I remember a guy with a Ph.D. degree was hired for our project. The management had high expectations for a rookie who shone in interviews and expected the scientist to “rip and throw.”
However, over time it became clear that the “professor” was not the sharpest tool in the box. Other skills are in demand in projects — you need to solve real problems (often in time trouble), take responsibility for yourself, withstand pressure, work in harness with a team. Unfortunately, the “professor” was not accustomed to working under pressure, in addition, he lacked interpersonal skills. After all, projects are not only about technologies, they are also about working with people. It sounds paradoxical, but even techies are akin to lawyers, they are always forced to prove their case to everyone around — the customer, management, colleagues. On the other hand, a techie must be flexible in order to adjust his position if his opponent was able to present more weighty arguments.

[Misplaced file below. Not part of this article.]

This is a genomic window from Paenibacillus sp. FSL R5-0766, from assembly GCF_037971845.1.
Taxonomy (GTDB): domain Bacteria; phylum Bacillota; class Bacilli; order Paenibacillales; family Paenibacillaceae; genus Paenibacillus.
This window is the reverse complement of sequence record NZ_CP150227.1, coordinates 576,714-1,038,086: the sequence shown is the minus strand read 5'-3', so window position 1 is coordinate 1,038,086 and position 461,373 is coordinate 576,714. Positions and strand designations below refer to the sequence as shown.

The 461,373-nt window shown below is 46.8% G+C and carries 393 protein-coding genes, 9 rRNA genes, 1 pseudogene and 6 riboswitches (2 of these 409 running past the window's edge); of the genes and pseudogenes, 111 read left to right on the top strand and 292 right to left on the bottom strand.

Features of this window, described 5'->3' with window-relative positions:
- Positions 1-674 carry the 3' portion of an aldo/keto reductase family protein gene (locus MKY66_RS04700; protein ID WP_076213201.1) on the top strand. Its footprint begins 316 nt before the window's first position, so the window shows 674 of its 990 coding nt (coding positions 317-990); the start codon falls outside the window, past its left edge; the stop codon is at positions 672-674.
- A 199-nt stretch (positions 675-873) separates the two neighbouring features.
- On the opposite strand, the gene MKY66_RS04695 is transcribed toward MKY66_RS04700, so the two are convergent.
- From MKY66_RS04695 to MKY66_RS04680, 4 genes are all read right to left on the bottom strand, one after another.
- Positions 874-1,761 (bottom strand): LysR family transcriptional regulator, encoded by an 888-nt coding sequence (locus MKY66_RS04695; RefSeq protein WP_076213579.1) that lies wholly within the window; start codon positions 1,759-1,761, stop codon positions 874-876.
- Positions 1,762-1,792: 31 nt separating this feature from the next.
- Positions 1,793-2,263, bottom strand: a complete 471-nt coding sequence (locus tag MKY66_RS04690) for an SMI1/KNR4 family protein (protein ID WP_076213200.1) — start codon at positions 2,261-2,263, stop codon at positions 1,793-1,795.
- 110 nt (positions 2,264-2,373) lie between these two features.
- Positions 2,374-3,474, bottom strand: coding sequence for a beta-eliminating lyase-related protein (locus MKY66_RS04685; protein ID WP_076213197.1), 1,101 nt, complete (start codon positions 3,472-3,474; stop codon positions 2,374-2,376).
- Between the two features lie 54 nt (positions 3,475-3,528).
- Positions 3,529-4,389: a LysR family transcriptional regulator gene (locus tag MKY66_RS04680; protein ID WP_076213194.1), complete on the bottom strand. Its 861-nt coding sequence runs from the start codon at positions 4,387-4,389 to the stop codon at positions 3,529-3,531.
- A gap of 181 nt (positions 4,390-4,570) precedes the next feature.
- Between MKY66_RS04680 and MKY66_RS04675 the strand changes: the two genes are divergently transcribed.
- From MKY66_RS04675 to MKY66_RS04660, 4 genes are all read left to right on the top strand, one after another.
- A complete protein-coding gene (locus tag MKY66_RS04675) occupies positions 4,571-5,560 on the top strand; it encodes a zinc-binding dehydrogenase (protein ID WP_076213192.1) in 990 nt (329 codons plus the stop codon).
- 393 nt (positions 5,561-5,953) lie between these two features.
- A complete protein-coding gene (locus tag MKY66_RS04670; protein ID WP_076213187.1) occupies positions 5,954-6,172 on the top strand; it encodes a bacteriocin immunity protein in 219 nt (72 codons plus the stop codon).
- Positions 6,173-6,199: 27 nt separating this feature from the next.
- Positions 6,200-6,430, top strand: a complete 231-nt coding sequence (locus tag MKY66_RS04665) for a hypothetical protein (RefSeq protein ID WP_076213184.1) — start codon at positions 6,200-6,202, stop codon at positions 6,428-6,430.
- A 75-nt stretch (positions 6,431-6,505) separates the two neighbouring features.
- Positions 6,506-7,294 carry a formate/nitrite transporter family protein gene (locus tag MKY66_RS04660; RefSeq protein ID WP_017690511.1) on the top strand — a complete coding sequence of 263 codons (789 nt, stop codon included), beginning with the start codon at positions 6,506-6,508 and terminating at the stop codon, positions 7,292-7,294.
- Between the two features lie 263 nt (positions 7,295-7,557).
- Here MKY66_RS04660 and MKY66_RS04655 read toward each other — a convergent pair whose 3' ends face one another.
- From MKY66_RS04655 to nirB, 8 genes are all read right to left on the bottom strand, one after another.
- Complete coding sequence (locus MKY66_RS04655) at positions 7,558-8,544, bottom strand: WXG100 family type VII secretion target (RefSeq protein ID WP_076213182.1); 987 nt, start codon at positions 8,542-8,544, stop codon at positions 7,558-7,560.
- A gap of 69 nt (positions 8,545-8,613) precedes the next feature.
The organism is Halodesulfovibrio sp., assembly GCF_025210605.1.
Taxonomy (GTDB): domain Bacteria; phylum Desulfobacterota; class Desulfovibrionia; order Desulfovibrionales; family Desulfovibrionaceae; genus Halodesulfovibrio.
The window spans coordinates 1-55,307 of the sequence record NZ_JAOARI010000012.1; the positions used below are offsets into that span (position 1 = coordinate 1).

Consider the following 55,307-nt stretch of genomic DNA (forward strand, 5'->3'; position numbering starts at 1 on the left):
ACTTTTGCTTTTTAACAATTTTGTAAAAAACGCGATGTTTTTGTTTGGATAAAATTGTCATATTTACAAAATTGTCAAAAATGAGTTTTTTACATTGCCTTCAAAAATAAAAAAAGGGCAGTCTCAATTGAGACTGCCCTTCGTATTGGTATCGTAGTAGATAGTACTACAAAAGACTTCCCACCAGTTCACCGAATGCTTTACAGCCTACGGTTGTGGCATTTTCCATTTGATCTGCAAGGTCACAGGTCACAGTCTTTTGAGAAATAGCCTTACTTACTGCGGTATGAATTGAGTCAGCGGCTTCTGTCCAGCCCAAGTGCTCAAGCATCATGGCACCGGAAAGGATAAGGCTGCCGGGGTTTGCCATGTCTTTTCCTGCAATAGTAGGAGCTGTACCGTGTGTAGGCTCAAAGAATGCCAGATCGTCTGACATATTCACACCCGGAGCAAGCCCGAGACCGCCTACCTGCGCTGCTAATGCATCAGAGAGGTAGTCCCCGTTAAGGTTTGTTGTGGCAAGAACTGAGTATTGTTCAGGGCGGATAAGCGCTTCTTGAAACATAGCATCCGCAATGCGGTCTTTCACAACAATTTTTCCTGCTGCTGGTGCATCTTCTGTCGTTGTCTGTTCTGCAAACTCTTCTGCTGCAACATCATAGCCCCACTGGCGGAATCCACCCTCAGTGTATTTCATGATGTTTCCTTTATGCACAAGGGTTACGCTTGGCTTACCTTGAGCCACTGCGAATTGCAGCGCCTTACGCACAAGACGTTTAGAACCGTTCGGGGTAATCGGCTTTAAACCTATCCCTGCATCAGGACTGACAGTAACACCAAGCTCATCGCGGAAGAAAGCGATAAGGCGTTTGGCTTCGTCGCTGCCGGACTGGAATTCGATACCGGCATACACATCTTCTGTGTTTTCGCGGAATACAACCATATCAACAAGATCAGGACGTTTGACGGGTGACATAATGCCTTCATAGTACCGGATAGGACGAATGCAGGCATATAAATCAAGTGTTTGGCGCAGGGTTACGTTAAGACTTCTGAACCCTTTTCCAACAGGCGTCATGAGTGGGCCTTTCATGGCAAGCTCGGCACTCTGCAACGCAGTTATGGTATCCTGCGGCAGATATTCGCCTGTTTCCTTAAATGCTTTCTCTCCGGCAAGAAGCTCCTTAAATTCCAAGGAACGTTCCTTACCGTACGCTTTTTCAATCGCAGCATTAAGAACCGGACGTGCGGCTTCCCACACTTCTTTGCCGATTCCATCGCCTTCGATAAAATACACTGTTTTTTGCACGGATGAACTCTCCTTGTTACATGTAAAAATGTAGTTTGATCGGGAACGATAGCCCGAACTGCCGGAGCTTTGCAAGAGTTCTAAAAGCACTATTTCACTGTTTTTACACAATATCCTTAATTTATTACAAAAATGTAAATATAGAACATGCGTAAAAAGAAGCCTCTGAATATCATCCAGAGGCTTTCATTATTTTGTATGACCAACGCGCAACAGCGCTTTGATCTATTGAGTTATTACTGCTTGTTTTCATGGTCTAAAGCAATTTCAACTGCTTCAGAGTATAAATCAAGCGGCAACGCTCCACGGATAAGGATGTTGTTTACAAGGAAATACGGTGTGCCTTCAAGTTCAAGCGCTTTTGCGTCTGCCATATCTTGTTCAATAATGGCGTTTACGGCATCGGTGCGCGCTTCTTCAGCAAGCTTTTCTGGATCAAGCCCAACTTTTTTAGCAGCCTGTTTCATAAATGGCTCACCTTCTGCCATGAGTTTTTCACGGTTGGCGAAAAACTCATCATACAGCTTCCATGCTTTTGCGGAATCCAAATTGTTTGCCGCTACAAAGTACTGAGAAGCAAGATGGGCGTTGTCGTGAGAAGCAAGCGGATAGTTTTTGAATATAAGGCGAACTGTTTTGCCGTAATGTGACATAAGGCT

And now the importance of “soft” skills in business has increased by an order of magnitude! What’s the use of your academic knowledge if you are conflicted, not convincing, cannot agree with others, and quickly solve problems. This concerns everyone — from the secretary to the business leader.
And that “professor” was kicked out a year later, and a young graduate was hired in his place.
He who is bitten by a snake fears even the rope.